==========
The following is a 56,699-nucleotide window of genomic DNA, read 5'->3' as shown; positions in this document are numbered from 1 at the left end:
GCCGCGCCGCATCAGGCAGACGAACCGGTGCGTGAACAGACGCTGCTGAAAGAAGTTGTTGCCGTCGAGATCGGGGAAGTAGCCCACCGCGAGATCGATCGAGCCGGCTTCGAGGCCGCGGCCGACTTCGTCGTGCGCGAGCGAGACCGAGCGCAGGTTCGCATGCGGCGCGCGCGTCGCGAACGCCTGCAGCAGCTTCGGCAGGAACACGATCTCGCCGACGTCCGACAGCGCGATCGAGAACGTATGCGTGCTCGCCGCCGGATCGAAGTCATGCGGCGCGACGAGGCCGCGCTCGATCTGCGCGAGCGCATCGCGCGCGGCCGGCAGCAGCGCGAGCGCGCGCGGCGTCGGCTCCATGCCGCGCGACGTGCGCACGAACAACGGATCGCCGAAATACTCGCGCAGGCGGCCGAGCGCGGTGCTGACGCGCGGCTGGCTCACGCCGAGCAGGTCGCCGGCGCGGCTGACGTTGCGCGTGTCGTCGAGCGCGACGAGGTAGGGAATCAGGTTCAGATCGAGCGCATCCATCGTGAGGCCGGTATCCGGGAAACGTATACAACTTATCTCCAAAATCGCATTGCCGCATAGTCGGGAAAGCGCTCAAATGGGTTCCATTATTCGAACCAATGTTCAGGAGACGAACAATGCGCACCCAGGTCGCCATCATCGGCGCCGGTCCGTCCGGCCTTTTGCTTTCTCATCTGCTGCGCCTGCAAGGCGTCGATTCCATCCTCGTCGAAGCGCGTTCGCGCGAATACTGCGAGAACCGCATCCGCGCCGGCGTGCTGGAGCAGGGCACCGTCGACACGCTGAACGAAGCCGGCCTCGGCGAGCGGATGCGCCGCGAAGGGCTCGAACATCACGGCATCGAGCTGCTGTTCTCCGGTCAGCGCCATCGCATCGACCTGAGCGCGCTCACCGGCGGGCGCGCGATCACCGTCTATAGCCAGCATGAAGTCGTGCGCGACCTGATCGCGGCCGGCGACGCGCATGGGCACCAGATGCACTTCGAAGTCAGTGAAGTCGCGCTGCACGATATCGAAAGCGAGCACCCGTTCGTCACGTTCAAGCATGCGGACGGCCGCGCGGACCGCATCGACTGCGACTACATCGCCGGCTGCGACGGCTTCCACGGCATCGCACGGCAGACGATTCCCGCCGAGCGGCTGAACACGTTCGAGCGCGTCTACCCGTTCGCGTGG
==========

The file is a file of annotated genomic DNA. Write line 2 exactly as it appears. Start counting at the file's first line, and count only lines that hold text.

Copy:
GCCGCGCCGCATCAGGCAGACGAACCGGTGCGTGAACAGACGCTGCTGAAAGAAGTTGTTGCCGTCGAGATCGGGGAAGTAGCCCACCGCGAGATCGATCGAGCCGGCTTCGAGGCCGCGGCCGACTTCGTCGTGCGCGAGCGAGACCGAGCGCAGGTTCGCATGCGGCGCGCGCGTCGCGAACGCCTGCAGCAGCTTCGGCAGGAACACGATCTCGCCGACGTCCGACAGCGCGATCGAGAACGTATGCGTGCTCGCCGCCGGATCGAAGTCATGCGGCGCGACGAGGCCGCGCTCGATCTGCGCGAGCGCATCGCGCGCGGCCGGCAGCAGCGCGAGCGCGCGCGGCGTCGGCTCCATGCCGCGCGACGTGCGCACGAACAACGGATCGCCGAAATACTCGCGCAGGCGGCCGAGCGCGGTGCTGACGCGCGGCTGGCTCACGCCGAGCAGGTCGCCGGCGCGGCTGACGTTGCGCGTGTCGTCGAGCGCGACGAGGTAGGGAATCAGGTTCAGATCGAGCGCATCCATCGTGAGGCCGGTATCCGGGAAACGTATACAACTTATCTCCAAAATCGCATTGCCGCATAGTCGGGAAAGCGCTCAAATGGGTTCCATTATTCGAACCAATGTTCAGGAGACGAACAATGCGCACCCAGGTCGCCATCATCGGCGCCGGTCCGTCCGGCCTTTTGCTTTCTCATCTGCTGCGCCTGCAAGGCGTCGATTCCATCCTCGTCGAAGCGCGTTCGCGCGAATACTGCGAGAACCGCATCCGCGCCGGCGTGCTGGAGCAGGGCACCGTCGACACGCTGAACGAAGCCGGCCTCGGCGAGCGGATGCGCCGCGAAGGGCTCGAACATCACGGCATCGAGCTGCTGTTCTCCGGTCAGCGCCATCGCATCGACCTGAGCGCGCTCACCGGCGGGCGCGCGATCACCGTCTATAGCCAGCATGAAGTCGTGCGCGACCTGATCGCGGCCGGCGACGCGCATGGGCACCAGATGCACTTCGAAGTCAGTGAAGTCGCGCTGCACGATATCGAAAGCGAGCACCCGTTCGTCACGTTCAAGCATGCGGACGGCCGCGCGGACCGCATCGACTGCGACTACATCGCCGGCTGCGACGGCTTCCACGGCATCGCACGGCAGACGATTCCCGCCGAGCGGCTGAACACGTTCGAGCGCGTCTACCCGTTCGCGTGG